Testimonials

Full Disclosure: This testimonial is from my MOM!

Maybe it's a little weird to include a testimonial from my own Mom here, but the fact is that she is and always will be my Patient Number One, and winning her over to the power of physical therapy is my single greatest achievement in life. If I can get the rest of my siblings on board so I can keep them all in my life a little bit longer than I got to keep my Daddy, my life's work will be complete.

I have added photos and a few captions for clarity that appear in brackets, but this testimonial is otherwise presented exactly as my mother wrote it, typos and all.

Picture of Mother & Daughter
Mary Jo Allen (Left) and daughter Kelly (Right, Patient PT Owner / Founder)

I'm a 64 yo over weight (50+pounds) mom. I have rheumatoid arthritis, Lupus, hypothyroidism. I've been a farrier for the last 33 years.

A few years ago when my daughter was home for Christmas I complained that I couldn't reach the top shelf in my kitchen cabinets. She was still in school, working on her PHD in physical therapy. {Technically it's a DPT, which is a clinical doctorate, and a PhD is a research doctorate} She had brought some new tools with her and the journey began.

Mom kayaking July 2017
Before: Mom kayaking July 2017 with her leg outside the kayak due to lost range of motion in her knee.

She scraped a spot on my shins with those tools, {Graston instruments} it did hurt, but it didn't leave a bruise, and I could stand on my tip toes again, hadn't been able to do that for several years, I really thought at my age when you lost something like that it was just gone. I have come to realize that is not the case. There is nothing lost that can't be found again. For the last 20 years I have not had any stairs to climb. My home is almost wheel chair accessible. On the rare occasions when I would have to climb steps, it had become extremely difficult and painful.

When Kelly finished school and passed her State boards, she had a little more free time, I went to her house, 6 hrs away, {round trip} for a visit. One of the things she wanted to do while I was there was a full evaluation of my legs, we both assumed my pain and limitations were primarily caused by the rheumatoid arthritis, turned out that was not the case. I had some rather serious muscle damage caused by an old injury I suffered shoeing a horse. I knew I had scar tissue above my right ankle from the accident, Kelly discovered that I had in fact tore my scoleious and glastrock muscles loose just above my ankle which had allowed my right knee to shift to the outside and because those muscles were drawn up behind my right knee, it wouldn't bend as far as it should {Mom appears to have a large partial tear of her calf, which includes the gastrocnemius and soleus}.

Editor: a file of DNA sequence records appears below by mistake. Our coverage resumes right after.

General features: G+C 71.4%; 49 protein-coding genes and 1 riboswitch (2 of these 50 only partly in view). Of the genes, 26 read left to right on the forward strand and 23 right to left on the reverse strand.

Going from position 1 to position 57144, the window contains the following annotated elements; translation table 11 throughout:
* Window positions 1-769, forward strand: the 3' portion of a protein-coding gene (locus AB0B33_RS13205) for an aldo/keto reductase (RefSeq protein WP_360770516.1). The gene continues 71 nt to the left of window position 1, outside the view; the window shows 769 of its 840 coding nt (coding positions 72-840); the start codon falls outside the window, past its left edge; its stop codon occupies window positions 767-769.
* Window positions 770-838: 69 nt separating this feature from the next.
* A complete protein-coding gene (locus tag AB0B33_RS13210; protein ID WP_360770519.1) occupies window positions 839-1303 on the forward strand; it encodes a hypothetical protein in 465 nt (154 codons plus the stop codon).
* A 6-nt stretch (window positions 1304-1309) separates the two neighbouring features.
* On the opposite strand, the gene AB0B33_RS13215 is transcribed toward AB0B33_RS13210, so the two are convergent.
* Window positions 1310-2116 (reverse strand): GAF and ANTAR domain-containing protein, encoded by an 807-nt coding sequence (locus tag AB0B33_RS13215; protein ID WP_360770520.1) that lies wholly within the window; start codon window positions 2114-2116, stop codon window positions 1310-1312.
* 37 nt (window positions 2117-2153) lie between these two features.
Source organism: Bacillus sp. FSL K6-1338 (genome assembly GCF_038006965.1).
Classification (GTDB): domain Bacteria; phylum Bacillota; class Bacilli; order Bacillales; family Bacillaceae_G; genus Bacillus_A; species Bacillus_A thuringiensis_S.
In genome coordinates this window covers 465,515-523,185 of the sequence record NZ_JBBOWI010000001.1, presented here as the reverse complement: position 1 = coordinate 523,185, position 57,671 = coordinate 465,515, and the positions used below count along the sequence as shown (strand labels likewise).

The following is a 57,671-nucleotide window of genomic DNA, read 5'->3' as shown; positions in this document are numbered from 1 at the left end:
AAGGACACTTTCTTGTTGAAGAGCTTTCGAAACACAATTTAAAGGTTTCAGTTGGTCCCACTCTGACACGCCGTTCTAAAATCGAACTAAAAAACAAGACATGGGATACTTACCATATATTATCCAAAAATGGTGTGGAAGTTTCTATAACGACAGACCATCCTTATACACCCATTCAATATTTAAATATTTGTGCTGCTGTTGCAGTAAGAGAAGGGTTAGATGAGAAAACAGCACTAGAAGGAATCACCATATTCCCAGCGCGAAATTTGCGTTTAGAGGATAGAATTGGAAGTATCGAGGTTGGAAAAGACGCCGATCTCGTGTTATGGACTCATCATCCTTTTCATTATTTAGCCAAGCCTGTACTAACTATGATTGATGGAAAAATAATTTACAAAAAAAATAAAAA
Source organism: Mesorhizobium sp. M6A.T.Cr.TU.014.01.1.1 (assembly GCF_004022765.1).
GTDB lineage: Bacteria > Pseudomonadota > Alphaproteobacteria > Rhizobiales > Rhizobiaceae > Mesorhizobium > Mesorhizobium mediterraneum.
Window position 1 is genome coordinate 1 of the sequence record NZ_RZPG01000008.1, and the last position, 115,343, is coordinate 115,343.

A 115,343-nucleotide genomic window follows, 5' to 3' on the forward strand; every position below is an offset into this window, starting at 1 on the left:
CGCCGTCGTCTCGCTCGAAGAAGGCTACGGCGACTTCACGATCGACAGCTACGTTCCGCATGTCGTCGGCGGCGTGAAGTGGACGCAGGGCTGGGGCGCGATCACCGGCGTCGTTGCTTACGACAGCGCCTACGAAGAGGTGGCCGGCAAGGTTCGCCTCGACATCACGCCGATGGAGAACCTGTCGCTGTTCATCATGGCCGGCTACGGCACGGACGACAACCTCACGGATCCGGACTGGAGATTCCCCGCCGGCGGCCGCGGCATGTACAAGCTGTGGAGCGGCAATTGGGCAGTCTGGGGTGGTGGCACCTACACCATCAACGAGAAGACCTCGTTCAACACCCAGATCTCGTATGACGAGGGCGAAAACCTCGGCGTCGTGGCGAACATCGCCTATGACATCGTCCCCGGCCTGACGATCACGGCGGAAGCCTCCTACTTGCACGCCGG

She also found that even tho I could shoe a horse, most of the muscles in my legs had become very weak. So, she came up with a exercise program that I have been working on at home for the last few months.

I can now climb 60 steps without pain! I can get down on the floor and up again, without pain! Most of the chronic pain in my legs that I thought was caused by the rheumatoid arthritis is gone! I have very little pain anymore. It wasn't a quick fix, it took work on my part and at first it was painful.

Because of the distance all of the follow up was over the phone. But three months in I am amazed, it's like we turned the clock back. I'm not writing this because Kelly is my daughter and I'm proud of her, of course I am. But I want other older people to know not all disability is permanent, and the quickest fix, is not always the best. Take the time and put in the effort to turn the clock back.

- Mary Jo Allen, Herrick IL, January 29, 2020

After: Mom Kayaking in September 2017
After: Late September 2017, kayaking with both legs inside thanks to restored knee range of motion after exercise-only intervention early in Kelly's PT education